//Part 3. Add functionality to handle user input.
    sendButton.setOnMouseClicked((event) -> {
        handleUserInput();
    });

    userInput.setOnAction((event) -> {
        handleUserInput();
    });
}

Run the program and see how it works.

Iteration 3 – Adding custom behavior to DialogBox

One additional benefit of defining a custom control is that we can add behavior specific to our DialogBox. Let’s add a method to flip a dialog box such that the image on the left to differentiate between user input and Duke’s output.

/**
 * Flips the dialog box such that the ImageView is on the left and text on the right.
 */
private void flip() {
    this.setAlignment(Pos.TOP_LEFT);
    ObservableList<Node> tmp = FXCollections.observableArrayList(this.getChildren());
    FXCollections.reverse(tmp);
    this.getChildren().setAll(tmp);
}

public static DialogBox getUserDialog(Label l, ImageView iv) {
    return new DialogBox(l, iv);
}

public static DialogBox getDukeDialog(Label l, ImageView iv) {
    var db = new DialogBox(l, iv);
    db.flip();
    return db;
}

You'll need to update the imports as follows:

import javafx.collections.FXCollections;
import javafx.collections.ObservableList;
import javafx.geometry.Pos;
import javafx.scene.Node;
import javafx.scene.control.Label;
import javafx.scene.image.ImageView;
import javafx.scene.layout.HBox;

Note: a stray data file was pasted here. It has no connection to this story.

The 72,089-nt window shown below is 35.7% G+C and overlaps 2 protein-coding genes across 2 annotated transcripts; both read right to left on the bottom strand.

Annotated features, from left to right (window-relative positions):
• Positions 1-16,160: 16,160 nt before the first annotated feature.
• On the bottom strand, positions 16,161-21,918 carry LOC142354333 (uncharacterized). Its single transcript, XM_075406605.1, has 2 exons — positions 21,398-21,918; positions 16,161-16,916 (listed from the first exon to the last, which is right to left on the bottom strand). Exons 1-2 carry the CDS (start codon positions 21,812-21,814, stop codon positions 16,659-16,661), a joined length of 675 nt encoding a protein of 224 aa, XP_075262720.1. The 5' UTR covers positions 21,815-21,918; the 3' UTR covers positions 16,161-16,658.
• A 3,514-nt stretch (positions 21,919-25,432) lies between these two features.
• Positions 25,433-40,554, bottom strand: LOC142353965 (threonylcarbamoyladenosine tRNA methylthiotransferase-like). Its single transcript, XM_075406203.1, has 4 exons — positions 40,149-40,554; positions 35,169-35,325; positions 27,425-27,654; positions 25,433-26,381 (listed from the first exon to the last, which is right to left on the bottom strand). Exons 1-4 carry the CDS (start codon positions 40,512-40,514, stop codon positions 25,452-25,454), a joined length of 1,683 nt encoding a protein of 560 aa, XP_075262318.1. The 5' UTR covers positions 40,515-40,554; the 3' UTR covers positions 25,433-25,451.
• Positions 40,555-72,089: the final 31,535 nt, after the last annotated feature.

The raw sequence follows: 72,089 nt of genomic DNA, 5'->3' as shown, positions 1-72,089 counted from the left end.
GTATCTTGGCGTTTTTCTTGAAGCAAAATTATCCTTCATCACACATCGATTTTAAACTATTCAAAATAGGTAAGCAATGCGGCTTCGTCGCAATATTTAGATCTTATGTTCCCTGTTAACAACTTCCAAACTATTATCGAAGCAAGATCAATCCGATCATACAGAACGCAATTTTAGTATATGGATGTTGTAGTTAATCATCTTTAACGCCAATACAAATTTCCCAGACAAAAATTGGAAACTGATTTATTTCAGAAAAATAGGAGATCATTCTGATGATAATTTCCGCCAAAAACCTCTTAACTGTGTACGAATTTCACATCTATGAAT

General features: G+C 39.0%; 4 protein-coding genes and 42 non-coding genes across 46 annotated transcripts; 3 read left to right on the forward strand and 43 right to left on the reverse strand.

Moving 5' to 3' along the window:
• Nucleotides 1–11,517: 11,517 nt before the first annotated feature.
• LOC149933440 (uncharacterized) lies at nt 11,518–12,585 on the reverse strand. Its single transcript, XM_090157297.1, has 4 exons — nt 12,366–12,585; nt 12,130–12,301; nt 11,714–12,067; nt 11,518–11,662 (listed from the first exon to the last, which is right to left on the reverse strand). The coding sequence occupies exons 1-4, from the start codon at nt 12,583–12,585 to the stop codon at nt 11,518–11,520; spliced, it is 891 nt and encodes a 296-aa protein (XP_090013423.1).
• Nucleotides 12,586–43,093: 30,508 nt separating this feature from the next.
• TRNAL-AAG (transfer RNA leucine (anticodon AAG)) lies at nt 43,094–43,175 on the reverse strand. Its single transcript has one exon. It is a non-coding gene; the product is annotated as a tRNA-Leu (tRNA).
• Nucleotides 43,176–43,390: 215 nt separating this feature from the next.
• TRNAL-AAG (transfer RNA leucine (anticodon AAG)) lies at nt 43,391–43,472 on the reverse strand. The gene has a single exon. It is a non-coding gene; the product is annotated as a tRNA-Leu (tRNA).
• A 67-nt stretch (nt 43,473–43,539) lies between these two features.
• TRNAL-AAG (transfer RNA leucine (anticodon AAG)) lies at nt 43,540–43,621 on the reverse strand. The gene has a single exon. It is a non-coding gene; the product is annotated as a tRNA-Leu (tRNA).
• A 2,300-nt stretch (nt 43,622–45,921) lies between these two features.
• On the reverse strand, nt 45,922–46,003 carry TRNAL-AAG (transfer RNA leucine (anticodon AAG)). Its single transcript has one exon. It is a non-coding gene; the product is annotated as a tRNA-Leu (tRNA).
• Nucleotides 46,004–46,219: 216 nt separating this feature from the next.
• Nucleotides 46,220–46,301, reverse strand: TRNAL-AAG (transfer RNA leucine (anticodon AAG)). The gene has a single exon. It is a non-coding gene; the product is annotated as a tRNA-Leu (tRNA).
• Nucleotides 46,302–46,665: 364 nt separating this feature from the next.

Now, we can go back to the Main class and change the event handler to use our new DialogBox.

private void handleUserInput() {
    Label userText = new Label(userInput.getText());
    Label dukeText = new Label(getResponse(userInput.getText()));
    dialogContainer.getChildren().addAll(
            DialogBox.getUserDialog(userText, new ImageView(user)),
            DialogBox.getDukeDialog(dukeText, new ImageView(duke))
    );
    userInput.clear();
}

Run the application and play around with it.

Congratulations! You have successfully implemented a fully functional GUI for Duke!

Exercises

  1. While the GUI looks similar to the mockup, there are still parts that need to be refined. Try your hand at some of these tasks:

    • Add padding between each DialogBox
    • Add padding between each ImageView and its Label
    • Clip the ImageView into a circle
    • Add background color to each dialog box
  2. After attempting the changes, reflect critically on the following:

    • What was the development workflow like?
    • Is the code base well-organized?

What's next? JavaFX tutorial part 4 - Using FXML | JavaFX Tutorial ToC


Authors:

  • Initial Version: Jeffry Lum